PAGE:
Gitlin has been attacked, denied items on agenda
On July 22, Supervisor Roger Gitlin called for Chairman David Finigan to step down, as he had every right to do. Mr. Finigan’s disrespectful runaround, refusing to honor Mr. Gitlin’s request to put an idea on the agenda — in this case, a discussion of the possibility of a short, nondenominational prayer — before the Board of Supervisors’ meetings. Heaven knows we need God’s wisdom regarding all the decisions that our board has to make during the year.
Twice Mr. Finigan interrupted Mr. Gitlin with the question, “Are you sure you want to do this?” Which I interpret as a veiled threat, as though something unpleasant will happen if you dare to continue to disagree with me.
Mr. Finigan, as I understand it, you’re the chairman because it was simply your turn — rotation; if the circumstances were reversed and Mr. Gitlin denied you — and therefore the district you were elected to represent — the right to bring a topic before the board, how would you feel?
Note to citizens of Crescent City who are not aware of the situation: I entreat you to Google the board’s meetings for June 10 and July 22. You will see, first, an unconscionable verbal attack on Mr. Gitlin, which should never have been allowed to continue because it was vicious and ridiculous, but also the chairman allowed her extra time!
Roger Gitlin has been a welcome addition to our population here: He has run “Take a Bite Out of Blight” with many willing helpers so that it didn’t cost our city a dime.
It is most interesting that the two loudest objectors to the idea of a simple prayer claim to be Christians. Somehow they must have missed Chapter 13 of 1 Corinthians, which ends with, “And now abide faith, hope, charity (love), these three: but the greatest of these is love.”
Fanatical agendas do not belong in board’s meetings
Just when I thought I was living in Del Norte County, I woke up and realized I was terribly wrong. Could this be Waco, Texas, or Jonestown, Guyana? There is a cult here in town. It is called Counterfeit Christians. They raise their arms in the air praising God, all the while their real intention is to control the public. The leader of this group, Roger Gitlin, who is sold to the Tea Party, wants to place “prayer before a public meeting” on the public agenda.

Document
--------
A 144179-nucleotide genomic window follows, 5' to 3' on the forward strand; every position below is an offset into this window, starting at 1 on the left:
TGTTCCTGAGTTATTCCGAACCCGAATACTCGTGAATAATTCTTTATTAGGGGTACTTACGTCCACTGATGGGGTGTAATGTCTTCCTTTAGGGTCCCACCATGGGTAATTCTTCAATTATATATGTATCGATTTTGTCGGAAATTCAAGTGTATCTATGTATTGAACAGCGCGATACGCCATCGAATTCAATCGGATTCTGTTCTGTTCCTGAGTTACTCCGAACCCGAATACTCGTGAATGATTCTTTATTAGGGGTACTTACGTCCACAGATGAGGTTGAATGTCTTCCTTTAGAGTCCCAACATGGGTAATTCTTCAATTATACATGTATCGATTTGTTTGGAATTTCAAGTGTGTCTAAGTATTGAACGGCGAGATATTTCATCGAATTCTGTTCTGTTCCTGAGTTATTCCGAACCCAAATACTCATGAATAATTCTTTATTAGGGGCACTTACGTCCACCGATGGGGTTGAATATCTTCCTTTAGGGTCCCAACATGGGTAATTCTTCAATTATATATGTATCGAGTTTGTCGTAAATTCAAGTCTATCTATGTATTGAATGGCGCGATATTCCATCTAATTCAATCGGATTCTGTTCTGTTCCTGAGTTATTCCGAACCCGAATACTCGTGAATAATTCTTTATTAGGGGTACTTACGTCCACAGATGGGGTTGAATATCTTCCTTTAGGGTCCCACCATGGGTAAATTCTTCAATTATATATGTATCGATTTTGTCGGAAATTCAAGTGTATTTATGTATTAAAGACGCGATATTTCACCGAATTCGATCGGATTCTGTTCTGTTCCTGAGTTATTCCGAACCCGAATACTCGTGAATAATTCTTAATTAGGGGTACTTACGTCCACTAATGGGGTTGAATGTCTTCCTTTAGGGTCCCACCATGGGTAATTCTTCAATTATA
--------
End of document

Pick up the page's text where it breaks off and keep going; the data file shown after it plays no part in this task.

When I walked into the Flynn Center to enjoy the Board of Supervisors meeting, I did not see a steeple attached to the building. Once inside I did not see a crucifix on a wall, which indicated to me that I was not in a church but in a government building where local issues are discussed and resolved.
Mr. Gitlin hops out of his seat on the board, walks over to the podium and delivers an incredibly disrespectful speech over the three-minute limit to Chairman Finigan. He wants Mr. Finigan to resign, because Mr. Finigan did not want to place prayer on the agenda. Quick, somebody, pass me the Kool-Aid, Are you kidding me?
The Tea Party “double-crossing yellow bellies” lost their battle for Del Norte County to separate to Jefferson state. So now they intend to make every meeting a living hell on any issue they can come up with, which currently happens to be prayer. Why don’t all of you counterfeit Christians pray outside in a circle before entering the building. Who do you think you are trying to impress? I personally don’t want to have prayer in a government building by a bunch of people who think their sins are less than mine and who think they are fooling people by acting godly.
Thomas Jefferson stated, “‘Make no law respecting an establishment of religion, or prohibiting the free exercise thereof,’ thus building a wall of separation between church and State.” Jefferson was describing to the Baptists that the United States Bill of Rights prevents the establishment of a national church, and in so doing they did not have to fear government interference in their manner of worship.
To pray at a government meeting would force an establishment of religion. Maybe it is time to recall Gitlin.